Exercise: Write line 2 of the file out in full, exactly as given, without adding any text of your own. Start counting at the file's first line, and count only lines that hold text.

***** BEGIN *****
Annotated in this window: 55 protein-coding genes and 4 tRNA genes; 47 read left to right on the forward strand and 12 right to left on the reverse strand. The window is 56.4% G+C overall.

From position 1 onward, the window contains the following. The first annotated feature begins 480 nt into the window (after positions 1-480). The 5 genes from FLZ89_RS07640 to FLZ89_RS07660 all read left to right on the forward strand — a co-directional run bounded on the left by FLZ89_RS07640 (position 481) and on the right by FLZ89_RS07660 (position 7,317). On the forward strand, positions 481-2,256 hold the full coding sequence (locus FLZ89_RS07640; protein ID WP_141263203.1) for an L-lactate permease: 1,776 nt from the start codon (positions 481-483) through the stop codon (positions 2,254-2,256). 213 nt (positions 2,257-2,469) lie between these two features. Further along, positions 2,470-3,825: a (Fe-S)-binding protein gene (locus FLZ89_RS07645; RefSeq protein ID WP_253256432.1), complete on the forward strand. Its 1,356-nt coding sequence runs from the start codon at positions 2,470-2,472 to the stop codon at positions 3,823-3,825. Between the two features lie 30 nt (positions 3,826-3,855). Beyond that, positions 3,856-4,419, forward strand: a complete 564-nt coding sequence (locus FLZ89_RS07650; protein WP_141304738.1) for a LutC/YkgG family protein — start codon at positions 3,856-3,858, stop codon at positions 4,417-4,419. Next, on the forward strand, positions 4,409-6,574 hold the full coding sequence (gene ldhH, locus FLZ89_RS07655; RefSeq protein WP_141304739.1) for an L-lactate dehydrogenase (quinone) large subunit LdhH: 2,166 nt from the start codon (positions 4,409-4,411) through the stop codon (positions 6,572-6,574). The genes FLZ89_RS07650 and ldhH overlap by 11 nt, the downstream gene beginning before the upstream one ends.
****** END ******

From position 1 onward, the window contains the following. The first annotated feature begins 480 nt into the window (after positions 1-480). The 5 genes from FLZ89_RS07640 to FLZ89_RS07660 all read left to right on the forward strand — a co-directional run bounded on the left by FLZ89_RS07640 (position 481) and on the right by FLZ89_RS07660 (position 7,317). On the forward strand, positions 481-2,256 hold the full coding sequence (locus FLZ89_RS07640; protein ID WP_141263203.1) for an L-lactate permease: 1,776 nt from the start codon (positions 481-483) through the stop codon (positions 2,254-2,256). 213 nt (positions 2,257-2,469) lie between these two features. Further along, positions 2,470-3,825: a (Fe-S)-binding protein gene (locus FLZ89_RS07645; RefSeq protein ID WP_253256432.1), complete on the forward strand. Its 1,356-nt coding sequence runs from the start codon at positions 2,470-2,472 to the stop codon at positions 3,823-3,825. Between the two features lie 30 nt (positions 3,826-3,855). Beyond that, positions 3,856-4,419, forward strand: a complete 564-nt coding sequence (locus FLZ89_RS07650; protein WP_141304738.1) for a LutC/YkgG family protein — start codon at positions 3,856-3,858, stop codon at positions 4,417-4,419. Next, on the forward strand, positions 4,409-6,574 hold the full coding sequence (gene ldhH, locus FLZ89_RS07655; RefSeq protein WP_141304739.1) for an L-lactate dehydrogenase (quinone) large subunit LdhH: 2,166 nt from the start codon (positions 4,409-4,411) through the stop codon (positions 6,572-6,574). The genes FLZ89_RS07650 and ldhH overlap by 11 nt, the downstream gene beginning before the upstream one ends.